Saturday, September 21, 2013

Governor Wallace Proclaims Legislative Districts for Idaho Territory

Marshal Dolphus S. Payne finally completed the first census for Idaho Territory around September 21, 1863. He did not count the Mormon towns near Bear Lake, which everyone thought were in Utah, but found over 32 thousand people. Over half of that total were located in Boise County and, at 6,275 people, Bannock City (on Mores Creek) was by far the largest town.

Placerville came next at 3,254, while Lewiston had a population of just 414. Almost all the inhabitants were men: there were just over a thousand women, and fewer than seven hundred children.

By the time the Marshal finished, Idaho Republicans had selected Governor Wallace as their candidate for the Delegate position, as noted for September 16. Democrats had narrowed their field down to Pioneerville merchant John M. Cannady.

With the census results in hand, Wallace laid out, by a proclamation on September 22, the legislative districts for the Territory. The area west of the Continental Divide and north of the Salmon River was designated as the first District. The region south of the Salmon and west of the Divide became the second District. And the area east of the Divide was the third District. This made geographic sense, but the apportionment that followed was bizarre.
Legislative Districts, 1863.
Highlighted on Historical Map.

The Organic Act stipulated that the “apportionment shall be made as nearly equal as practicable among the several counties or districts for the election of the council and representatives, giving to each section of the territory representation in the ratio of its qualified voters as nearly as may be.”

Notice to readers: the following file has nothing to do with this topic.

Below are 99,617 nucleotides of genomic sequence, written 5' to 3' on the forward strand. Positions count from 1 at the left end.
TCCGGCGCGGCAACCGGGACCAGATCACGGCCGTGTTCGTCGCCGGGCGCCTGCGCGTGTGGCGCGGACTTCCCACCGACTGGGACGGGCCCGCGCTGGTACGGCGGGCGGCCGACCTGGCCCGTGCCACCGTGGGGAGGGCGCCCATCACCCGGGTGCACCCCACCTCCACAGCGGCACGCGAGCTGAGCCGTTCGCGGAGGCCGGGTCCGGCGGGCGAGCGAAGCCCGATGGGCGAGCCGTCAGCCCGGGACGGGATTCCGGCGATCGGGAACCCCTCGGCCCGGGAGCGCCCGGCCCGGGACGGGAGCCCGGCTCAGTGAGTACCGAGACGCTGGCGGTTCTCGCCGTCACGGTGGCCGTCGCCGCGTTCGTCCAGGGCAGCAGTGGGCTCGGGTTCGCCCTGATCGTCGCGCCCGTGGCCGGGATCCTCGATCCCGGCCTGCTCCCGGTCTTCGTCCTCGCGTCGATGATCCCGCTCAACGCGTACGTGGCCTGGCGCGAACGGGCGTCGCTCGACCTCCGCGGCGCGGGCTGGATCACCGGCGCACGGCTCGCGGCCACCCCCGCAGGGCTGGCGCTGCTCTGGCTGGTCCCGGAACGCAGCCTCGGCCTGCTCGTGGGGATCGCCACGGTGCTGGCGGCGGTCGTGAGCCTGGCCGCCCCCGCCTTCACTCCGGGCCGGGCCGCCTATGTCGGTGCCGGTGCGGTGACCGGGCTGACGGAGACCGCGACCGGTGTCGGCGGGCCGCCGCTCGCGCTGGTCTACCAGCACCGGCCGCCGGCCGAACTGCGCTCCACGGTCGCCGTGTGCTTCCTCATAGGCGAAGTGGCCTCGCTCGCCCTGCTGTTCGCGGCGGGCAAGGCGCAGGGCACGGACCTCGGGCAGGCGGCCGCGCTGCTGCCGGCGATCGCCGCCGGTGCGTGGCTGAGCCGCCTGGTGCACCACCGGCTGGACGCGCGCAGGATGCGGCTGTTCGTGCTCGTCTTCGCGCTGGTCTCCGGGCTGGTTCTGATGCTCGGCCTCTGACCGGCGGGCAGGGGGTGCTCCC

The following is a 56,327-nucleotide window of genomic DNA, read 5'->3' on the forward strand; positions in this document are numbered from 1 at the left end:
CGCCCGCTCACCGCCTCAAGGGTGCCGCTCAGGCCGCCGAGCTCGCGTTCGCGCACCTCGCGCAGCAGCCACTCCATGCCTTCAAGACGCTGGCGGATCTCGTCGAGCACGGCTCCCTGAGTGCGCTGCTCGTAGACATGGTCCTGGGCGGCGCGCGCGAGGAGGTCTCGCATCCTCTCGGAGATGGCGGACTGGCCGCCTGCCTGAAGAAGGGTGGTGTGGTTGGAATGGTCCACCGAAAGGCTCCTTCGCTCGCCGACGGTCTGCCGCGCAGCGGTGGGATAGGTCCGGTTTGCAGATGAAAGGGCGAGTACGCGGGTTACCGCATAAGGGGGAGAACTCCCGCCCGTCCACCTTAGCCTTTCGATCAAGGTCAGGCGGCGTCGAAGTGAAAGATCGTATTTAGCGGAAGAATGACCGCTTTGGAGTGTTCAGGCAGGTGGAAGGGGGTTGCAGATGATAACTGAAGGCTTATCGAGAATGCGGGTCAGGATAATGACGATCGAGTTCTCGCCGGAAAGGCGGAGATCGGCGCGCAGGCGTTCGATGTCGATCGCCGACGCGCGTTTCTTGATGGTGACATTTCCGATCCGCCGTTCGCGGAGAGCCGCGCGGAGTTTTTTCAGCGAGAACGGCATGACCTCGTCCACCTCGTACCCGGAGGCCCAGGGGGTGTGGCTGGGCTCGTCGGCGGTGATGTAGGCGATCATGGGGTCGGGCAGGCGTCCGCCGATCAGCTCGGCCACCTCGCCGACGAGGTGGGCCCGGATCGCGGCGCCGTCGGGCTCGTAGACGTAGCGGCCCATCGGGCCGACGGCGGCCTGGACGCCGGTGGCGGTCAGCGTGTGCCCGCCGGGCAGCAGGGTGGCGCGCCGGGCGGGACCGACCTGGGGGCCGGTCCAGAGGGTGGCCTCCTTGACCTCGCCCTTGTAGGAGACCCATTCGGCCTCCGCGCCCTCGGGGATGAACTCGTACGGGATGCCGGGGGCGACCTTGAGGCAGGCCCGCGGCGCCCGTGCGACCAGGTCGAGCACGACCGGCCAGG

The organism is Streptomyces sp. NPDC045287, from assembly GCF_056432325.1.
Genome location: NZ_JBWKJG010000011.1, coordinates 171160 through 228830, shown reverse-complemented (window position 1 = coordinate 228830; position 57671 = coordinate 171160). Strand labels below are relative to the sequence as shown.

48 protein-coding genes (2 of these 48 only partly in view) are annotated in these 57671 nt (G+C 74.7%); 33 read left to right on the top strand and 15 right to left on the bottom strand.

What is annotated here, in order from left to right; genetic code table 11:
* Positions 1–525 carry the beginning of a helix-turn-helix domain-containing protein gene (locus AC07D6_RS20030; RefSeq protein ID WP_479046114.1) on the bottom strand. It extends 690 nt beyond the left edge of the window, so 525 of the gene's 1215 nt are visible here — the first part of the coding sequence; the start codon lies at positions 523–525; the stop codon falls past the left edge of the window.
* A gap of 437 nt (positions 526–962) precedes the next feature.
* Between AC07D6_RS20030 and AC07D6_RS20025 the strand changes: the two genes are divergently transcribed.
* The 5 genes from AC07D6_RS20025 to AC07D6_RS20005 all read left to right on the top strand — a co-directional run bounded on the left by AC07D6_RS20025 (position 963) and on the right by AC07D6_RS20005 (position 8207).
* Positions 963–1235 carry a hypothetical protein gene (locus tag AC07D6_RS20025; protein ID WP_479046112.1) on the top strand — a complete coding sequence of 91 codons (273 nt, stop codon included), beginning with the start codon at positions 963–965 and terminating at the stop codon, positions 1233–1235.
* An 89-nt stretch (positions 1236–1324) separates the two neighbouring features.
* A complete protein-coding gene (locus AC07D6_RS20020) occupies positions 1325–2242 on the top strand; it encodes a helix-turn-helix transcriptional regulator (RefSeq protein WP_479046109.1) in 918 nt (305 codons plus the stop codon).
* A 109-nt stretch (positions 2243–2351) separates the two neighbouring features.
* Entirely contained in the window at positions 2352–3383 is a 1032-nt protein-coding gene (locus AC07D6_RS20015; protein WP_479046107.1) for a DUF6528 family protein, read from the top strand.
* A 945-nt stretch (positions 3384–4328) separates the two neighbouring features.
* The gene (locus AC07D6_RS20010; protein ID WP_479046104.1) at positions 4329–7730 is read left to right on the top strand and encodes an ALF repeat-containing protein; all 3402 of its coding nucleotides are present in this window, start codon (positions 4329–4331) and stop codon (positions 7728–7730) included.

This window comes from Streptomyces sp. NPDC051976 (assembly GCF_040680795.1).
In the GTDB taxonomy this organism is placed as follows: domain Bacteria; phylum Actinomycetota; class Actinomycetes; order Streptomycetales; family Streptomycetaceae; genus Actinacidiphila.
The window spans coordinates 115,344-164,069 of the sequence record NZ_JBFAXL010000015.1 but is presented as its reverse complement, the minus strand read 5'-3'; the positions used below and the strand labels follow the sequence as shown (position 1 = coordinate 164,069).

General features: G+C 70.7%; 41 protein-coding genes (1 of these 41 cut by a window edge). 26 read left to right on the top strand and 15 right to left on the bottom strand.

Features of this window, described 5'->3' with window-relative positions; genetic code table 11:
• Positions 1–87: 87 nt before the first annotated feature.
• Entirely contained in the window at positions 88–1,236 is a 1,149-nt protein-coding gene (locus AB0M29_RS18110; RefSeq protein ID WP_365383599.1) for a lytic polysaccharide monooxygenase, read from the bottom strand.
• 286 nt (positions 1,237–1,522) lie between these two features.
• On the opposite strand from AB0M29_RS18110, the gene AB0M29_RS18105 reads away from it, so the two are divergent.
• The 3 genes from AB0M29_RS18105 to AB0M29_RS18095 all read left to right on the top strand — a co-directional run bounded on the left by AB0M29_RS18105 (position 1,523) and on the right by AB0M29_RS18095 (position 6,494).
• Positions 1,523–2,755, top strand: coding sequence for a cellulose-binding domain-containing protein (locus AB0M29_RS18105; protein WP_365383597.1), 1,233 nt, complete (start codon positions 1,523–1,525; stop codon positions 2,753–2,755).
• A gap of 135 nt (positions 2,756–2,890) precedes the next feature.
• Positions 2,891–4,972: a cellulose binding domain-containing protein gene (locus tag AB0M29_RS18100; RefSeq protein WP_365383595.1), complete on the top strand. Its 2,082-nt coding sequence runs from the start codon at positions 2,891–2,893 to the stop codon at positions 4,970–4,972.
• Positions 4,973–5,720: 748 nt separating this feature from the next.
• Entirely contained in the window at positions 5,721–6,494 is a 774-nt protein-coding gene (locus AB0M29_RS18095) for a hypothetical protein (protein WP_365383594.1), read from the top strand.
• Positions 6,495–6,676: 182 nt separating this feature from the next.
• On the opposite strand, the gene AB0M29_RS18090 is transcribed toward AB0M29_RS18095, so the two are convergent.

Instead, maintaining his seeming bias for Lewiston and the north, Wallace gave the first District three of the seven allotted Council members, even though it contained less than 10 percent of the voters. The third (eastern) District, which contained about 38 percent of the voters, got just two Council members, as did the second District with its 53 percent.

The same disproportion happened in the House. Although the Organic Act allowed for 13 Representatives, only 11 finally attended the session. Of these, four came from the northern counties, five from the south (over half the qualified voters, remember), and just two from the east side.

The Lewiston Golden Age announced a key part of the proclamation: “Governor Wallace has ordered the Territorial election to be held Saturday the 31st of October. At this election members of the Legislature and a Delegate to Congress are to be elected.”

Note: This is a small sample of the stories available in my latest book, Idaho Year One – The Territory's First Year, released by Sourdough Publishing.

References: [B&W], [Hawley]
“Census of 1863,” Reference Series No. 129, Idaho State Historical Society.

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